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For the code below, I am unable to comprehend how the bindings (x, y, z) occur. Please check out the code, I'll explain my problem in greater detail below:

(define (w x)
  (lambda (y z)
    (begin 
      (set! x (+ (* y x) z)) x)))
(define f1 (w 3))
(f1 4 2)
(f1 2 1)

The output is 14, 29. These are values for x.

This means initially, x=3, y=4, z=2. In the 2nd call, i.e. (f1 2 1), x=14, y=2,z=1.

My doubts:

How does the binding occur at first, why is x=3, y=4, and z=2? If it has got to do with lambda expression in the function, please elaborate on how it works..I have a feeling this is where my understanding breaks down..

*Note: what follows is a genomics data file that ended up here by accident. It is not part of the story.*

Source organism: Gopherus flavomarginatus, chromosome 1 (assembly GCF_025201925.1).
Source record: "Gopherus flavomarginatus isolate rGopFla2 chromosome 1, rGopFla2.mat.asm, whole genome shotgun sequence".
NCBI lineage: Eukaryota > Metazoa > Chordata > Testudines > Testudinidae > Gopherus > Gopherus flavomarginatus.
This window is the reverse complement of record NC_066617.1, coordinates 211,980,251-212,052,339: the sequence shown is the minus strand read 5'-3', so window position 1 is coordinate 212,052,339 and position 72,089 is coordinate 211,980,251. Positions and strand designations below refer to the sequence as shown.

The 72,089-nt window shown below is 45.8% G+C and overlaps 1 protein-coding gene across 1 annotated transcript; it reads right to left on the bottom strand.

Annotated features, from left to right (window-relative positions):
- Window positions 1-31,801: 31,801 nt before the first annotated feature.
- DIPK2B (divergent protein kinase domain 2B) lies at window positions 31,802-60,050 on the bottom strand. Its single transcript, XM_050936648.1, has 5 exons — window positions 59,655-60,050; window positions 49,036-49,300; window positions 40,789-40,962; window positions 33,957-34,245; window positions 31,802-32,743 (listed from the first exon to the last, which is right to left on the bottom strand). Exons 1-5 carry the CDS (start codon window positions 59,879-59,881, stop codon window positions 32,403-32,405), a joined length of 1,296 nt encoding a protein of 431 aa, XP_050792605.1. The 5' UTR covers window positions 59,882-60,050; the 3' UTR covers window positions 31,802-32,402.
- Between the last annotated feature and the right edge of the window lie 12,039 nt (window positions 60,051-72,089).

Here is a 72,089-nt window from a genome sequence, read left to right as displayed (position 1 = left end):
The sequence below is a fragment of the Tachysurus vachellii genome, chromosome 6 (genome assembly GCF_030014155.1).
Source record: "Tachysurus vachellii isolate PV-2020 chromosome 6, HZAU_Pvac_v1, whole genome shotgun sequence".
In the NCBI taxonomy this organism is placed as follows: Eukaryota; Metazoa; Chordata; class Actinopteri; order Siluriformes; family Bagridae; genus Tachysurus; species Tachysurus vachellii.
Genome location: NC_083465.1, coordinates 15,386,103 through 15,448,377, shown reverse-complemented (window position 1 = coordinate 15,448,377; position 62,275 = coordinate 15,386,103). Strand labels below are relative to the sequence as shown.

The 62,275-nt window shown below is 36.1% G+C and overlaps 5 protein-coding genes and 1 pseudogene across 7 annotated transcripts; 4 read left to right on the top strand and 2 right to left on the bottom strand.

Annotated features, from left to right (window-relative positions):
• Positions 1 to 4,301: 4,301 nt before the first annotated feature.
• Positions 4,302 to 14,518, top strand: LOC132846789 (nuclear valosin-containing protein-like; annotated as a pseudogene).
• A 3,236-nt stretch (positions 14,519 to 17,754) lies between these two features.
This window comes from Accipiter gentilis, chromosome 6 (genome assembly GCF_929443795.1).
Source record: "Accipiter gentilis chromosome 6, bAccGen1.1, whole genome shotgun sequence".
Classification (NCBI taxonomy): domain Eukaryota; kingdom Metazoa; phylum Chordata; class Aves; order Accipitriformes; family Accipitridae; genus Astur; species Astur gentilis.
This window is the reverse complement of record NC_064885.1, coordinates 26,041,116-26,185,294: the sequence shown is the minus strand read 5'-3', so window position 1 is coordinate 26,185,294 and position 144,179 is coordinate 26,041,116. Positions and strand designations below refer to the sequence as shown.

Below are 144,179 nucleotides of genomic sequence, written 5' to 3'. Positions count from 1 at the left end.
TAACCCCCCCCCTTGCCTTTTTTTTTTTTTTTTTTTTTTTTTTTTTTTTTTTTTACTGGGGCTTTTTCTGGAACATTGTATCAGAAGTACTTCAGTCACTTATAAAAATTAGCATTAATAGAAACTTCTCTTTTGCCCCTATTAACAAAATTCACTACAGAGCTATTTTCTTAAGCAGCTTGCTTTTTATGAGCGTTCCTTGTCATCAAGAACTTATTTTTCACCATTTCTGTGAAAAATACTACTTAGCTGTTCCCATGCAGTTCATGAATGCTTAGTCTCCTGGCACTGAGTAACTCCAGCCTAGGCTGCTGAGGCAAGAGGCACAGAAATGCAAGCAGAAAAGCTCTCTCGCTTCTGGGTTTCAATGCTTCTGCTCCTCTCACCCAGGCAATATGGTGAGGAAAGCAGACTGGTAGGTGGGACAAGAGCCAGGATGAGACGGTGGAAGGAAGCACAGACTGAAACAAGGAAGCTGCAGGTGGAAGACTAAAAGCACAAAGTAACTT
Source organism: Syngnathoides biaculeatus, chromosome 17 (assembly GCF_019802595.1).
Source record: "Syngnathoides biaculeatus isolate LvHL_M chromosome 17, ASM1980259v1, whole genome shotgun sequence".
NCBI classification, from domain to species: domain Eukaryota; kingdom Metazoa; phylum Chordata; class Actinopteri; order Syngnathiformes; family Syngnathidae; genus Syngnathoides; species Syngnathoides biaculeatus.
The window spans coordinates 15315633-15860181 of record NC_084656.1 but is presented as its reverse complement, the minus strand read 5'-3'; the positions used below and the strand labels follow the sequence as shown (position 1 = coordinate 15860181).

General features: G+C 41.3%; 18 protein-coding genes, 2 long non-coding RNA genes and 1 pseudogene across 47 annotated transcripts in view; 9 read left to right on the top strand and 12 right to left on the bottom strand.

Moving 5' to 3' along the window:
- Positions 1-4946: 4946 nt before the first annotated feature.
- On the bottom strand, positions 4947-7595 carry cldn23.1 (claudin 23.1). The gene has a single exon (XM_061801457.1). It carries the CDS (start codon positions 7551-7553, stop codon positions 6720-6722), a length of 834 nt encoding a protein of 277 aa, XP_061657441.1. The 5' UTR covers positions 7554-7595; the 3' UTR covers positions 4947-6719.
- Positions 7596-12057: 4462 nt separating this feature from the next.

Next, why is the initial answer of x=14 retained in the second call, i.e. (f1 2 1)?

Thank you for looking into this :)

share|improve this question

When w is run, it creates a closure out of the inner lambda. Because x came from outside of that inner lambda, x is stored inside that closure (in this case, f1).

So, f1 has a variable inside that represents x, and it starts out as 3. When you run f1, it evaluates the math and then sets its own x to be 14.

The moral is, a lambda is more than just code; it's code combined with the variables it closes over, such as this x.

share|improve this answer
    
thank you erjiang. how is the 'internal' x created? – Roy Dec 6 '10 at 18:42
    
well, the simple answer is that it's created by lambda. Once the lambda is run, the function is converted by Scheme into an internal closure (code + environment) that you probably can't see. – erjiang Dec 6 '10 at 19:21
    
this still puzzles me. How do you control how many variables are being created by your lambda expression that are internal? – Roy Dec 9 '10 at 7:22

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